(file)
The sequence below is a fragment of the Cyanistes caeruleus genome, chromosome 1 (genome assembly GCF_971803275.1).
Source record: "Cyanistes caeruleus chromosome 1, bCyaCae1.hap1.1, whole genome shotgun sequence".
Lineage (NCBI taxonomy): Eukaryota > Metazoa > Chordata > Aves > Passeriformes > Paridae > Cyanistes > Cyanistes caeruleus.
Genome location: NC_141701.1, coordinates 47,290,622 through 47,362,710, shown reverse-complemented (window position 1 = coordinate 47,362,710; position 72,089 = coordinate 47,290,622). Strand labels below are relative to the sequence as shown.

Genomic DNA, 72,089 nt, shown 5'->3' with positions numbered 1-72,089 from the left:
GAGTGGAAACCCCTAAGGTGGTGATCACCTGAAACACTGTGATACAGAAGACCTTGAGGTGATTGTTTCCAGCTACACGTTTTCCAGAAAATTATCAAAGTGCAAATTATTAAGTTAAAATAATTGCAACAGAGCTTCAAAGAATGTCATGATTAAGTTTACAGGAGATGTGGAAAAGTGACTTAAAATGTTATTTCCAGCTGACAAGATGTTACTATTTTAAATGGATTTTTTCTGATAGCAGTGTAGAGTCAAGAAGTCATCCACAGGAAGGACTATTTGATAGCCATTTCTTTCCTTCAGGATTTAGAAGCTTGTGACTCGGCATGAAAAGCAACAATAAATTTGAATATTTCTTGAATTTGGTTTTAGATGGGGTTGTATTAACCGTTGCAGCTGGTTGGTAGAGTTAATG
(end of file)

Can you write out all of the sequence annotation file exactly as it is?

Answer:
The sequence below is a fragment of the Cyanistes caeruleus genome, chromosome 1 (genome assembly GCF_971803275.1).
Source record: "Cyanistes caeruleus chromosome 1, bCyaCae1.hap1.1, whole genome shotgun sequence".
Lineage (NCBI taxonomy): Eukaryota > Metazoa > Chordata > Aves > Passeriformes > Paridae > Cyanistes > Cyanistes caeruleus.
Genome location: NC_141701.1, coordinates 47,290,622 through 47,362,710, shown reverse-complemented (window position 1 = coordinate 47,362,710; position 72,089 = coordinate 47,290,622). Strand labels below are relative to the sequence as shown.

Genomic DNA, 72,089 nt, shown 5'->3' with positions numbered 1-72,089 from the left:
GAGTGGAAACCCCTAAGGTGGTGATCACCTGAAACACTGTGATACAGAAGACCTTGAGGTGATTGTTTCCAGCTACACGTTTTCCAGAAAATTATCAAAGTGCAAATTATTAAGTTAAAATAATTGCAACAGAGCTTCAAAGAATGTCATGATTAAGTTTACAGGAGATGTGGAAAAGTGACTTAAAATGTTATTTCCAGCTGACAAGATGTTACTATTTTAAATGGATTTTTTCTGATAGCAGTGTAGAGTCAAGAAGTCATCCACAGGAAGGACTATTTGATAGCCATTTCTTTCCTTCAGGATTTAGAAGCTTGTGACTCGGCATGAAAAGCAACAATAAATTTGAATATTTCTTGAATTTGGTTTTAGATGGGGTTGTATTAACCGTTGCAGCTGGTTGGTAGAGTTAATG